And again, as with his approach to economic development, we’re talking about a statewide fix here, not just regional fixes for NoVa and Hampton Roads. “Transportation has to be statewide,” Deeds said. “Northern Virginia and Hampton Roads, those are the big areas where the avenues of commerce are clogged, and we have to fix those problems. But frankly, we need transportation infrastructure, multimodal transportation infrastructure, statewide if we’re going to have the sort of economic development that we’re going to have to have to support growth to support our population.”

I asked Deeds how we would do that given that Warner and Kaine were not able to. He talked about his experience in the legislature dating back to his first election to the House of Delegates 18 years ago, and his record in particular of working with legislators on both sides of the political aisle to get things done. I followed up asking if he would perhaps need to have a Democratic majority in the House of Delegates to grease the skids. “I don’t know if I’ll have a Democratic House or not,” Deeds said. “I think the Republicans should have had control of the House of Delegates and the Senate for a generation or more, but the Senate slipped away from them, the House is slipping away from them, and they’re going to have to do some things differently. They’re going to have to demonstrate that they can govern. I’m prepared to work with whomever is in charge of the House of Delegates to get things done – and whomever is in charge of the Senate,” Deeds said.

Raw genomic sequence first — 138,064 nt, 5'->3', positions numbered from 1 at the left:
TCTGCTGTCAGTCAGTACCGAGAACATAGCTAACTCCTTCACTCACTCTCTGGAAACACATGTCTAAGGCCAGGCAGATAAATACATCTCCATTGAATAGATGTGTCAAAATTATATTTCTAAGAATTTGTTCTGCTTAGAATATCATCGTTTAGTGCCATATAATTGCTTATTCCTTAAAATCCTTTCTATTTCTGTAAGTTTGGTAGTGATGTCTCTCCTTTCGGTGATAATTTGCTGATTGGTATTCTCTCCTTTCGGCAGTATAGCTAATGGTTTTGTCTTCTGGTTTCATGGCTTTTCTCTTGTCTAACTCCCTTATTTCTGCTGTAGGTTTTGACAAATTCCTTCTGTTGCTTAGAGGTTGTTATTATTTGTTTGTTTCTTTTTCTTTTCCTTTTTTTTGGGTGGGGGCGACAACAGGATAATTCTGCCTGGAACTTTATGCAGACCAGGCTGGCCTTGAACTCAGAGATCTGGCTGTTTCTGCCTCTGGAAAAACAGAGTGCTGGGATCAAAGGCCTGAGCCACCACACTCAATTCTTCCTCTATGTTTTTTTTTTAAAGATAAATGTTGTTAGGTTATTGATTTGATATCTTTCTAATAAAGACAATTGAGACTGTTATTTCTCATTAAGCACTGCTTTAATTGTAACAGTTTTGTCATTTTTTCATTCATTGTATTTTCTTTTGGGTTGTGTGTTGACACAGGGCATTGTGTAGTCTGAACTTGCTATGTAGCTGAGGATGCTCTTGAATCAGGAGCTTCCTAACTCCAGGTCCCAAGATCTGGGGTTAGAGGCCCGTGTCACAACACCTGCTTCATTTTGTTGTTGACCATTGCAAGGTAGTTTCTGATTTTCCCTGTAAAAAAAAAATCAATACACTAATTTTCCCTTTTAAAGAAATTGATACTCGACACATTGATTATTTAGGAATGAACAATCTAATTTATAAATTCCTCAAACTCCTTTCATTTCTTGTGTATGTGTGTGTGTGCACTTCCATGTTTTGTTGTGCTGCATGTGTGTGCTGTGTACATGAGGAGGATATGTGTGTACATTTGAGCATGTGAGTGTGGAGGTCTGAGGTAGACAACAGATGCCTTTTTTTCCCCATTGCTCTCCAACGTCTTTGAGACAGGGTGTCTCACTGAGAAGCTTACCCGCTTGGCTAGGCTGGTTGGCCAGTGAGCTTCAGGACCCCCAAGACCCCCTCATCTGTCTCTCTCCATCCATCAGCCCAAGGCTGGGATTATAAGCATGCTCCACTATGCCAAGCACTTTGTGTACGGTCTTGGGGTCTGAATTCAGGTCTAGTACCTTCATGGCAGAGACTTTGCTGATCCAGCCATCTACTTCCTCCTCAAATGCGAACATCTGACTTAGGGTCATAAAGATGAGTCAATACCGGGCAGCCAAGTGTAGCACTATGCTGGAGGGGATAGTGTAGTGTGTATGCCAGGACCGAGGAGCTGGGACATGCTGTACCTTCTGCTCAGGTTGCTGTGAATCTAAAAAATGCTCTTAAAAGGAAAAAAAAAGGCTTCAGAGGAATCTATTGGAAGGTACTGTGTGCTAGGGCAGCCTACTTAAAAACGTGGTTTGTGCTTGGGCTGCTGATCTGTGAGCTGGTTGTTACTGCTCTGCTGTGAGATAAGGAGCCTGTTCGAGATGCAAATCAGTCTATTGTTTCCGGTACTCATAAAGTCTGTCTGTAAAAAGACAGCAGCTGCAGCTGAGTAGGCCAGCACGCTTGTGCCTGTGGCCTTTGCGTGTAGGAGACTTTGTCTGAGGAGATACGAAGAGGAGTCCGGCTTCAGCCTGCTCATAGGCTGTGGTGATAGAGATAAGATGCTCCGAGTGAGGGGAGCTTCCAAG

First things first – the nomination battle between Deeds, McAuliffe and Moran promises to be a tough, bruising battle, to say the least. The entree into the race of McAuliffe, for one, seems to have raised the stakes significantly in terms of the fundraising game. The move earlier this month by Moran to resign his House of Delegates seat to focus full-time on the primary campaign seems to reflect those increased stakes. Deeds, for his part, is staying the course that he laid out for himself a year ago when he entered the race in December 2007.

“I’m still doing the same things I was going to do,” Deeds said when I asked him about the McAuliffe factor. “There are some folks who will run for office who will be governed by what the other guys do. I’m not going to do that. Virginia needs steady leadership, and I’m going to be steady about the way I run this campaign. I’m going to continue to talk to Virginia voters about the issues that I think matter to them, and I don’t think you’ve seen any shift in what I’ve been talking about or who I’ve been talking to, regardless of who else is out there.”

Regarding Moran, Deeds reinforced that message. “I’m not going to live in reaction to what other people do or don’t do,” Deeds said. “I was elected and re-elected to the State Senate, and if I can’t complete this obligation, fulfill this obligation, how in the world can I be expected to do the next job? I’m not going to put my ambitions, selfish ambitions, above the other things that I need to do. I guess you can argue that it gives somebody an advantage – 46 days. But I don’t know – I guess we’ll just have to wait and see ’til June 8 if it makes a difference. But I’ve got responsibilities, not only to my constituents, but to the other members of the State Senate. There are things that I’ve been working on for a long time that I need to try to continue.”

 

– Story by Chris Graham